BACKGROUND: Selina, Countess of Huntingdon, was born in 1707, married in 1728 and became a Christian at around the age of 32. She became a widow seven years later and began to devote her energies wholeheartedly to the Lord's work. Like the Wesley's and George Whitefield, she was a member of the Church of England.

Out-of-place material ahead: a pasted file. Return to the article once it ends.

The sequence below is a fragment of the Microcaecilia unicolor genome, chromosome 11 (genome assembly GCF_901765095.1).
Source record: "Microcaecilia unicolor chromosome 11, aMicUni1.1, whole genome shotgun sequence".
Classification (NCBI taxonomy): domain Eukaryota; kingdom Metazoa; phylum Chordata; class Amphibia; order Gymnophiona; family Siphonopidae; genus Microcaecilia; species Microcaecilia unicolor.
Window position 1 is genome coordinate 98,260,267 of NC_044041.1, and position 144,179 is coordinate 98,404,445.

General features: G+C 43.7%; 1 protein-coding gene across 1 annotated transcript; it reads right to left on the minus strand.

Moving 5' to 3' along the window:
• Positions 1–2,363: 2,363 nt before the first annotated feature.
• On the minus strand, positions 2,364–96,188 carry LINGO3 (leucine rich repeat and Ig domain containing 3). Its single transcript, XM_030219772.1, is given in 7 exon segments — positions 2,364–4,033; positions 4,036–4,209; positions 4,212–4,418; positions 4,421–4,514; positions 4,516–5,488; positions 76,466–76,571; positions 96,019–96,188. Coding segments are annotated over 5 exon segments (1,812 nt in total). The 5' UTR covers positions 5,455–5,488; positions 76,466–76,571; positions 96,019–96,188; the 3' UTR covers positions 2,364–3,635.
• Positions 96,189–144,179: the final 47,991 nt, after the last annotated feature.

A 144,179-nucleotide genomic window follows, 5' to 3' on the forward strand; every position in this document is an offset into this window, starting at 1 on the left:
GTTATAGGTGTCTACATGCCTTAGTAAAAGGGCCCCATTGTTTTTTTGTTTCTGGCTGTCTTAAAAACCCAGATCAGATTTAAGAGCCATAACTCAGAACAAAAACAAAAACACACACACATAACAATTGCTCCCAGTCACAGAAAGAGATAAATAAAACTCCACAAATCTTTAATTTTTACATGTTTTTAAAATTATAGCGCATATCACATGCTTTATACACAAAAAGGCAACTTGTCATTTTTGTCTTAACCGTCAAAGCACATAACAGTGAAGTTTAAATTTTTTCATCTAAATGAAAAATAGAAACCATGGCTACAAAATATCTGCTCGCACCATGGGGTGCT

Selina used her influence to arrange the appointment of evangelical clergymen in numerous parishes and appointed George Whitefield and other clergy as her chaplains, which was a way of supporting them in their ministry. The Countess opened private chapels attached to her residences, which she was allowed to do as a peeress of the realm. These were used for the public preaching of the gospel, but they became a source of contention from the local Anglican clergy, with the result that she reluctantly seceded from the Church of England in 1781. The Countess was very interested in missionary work towards the American Indians. (George Whitefield was frequently in America preaching along the east coast, in particular in Georgia, where he established the orphanage 'Bethesda', near Savannah. He left this to the Countess in his will, when he died in 1770.) When the slaves who fought for the British were given their freedom after the American War of Independence, students who had been at Trevecca went to minister to them in Nova Scotia. Some of these freed slaves returned to Africa in 1792 - to Freetown in Sierra Leone. There they started up churches of their original denominations. This was how the Countess of Huntingdon's Connexion in Sierra Leone began. It was not until 1839 that the lines of communication really were established between the two Connexions. A strong bond has existed between them ever since. When the Countess died in 1791 there were over 60 causes associating themselves with the Countess of Huntingdon.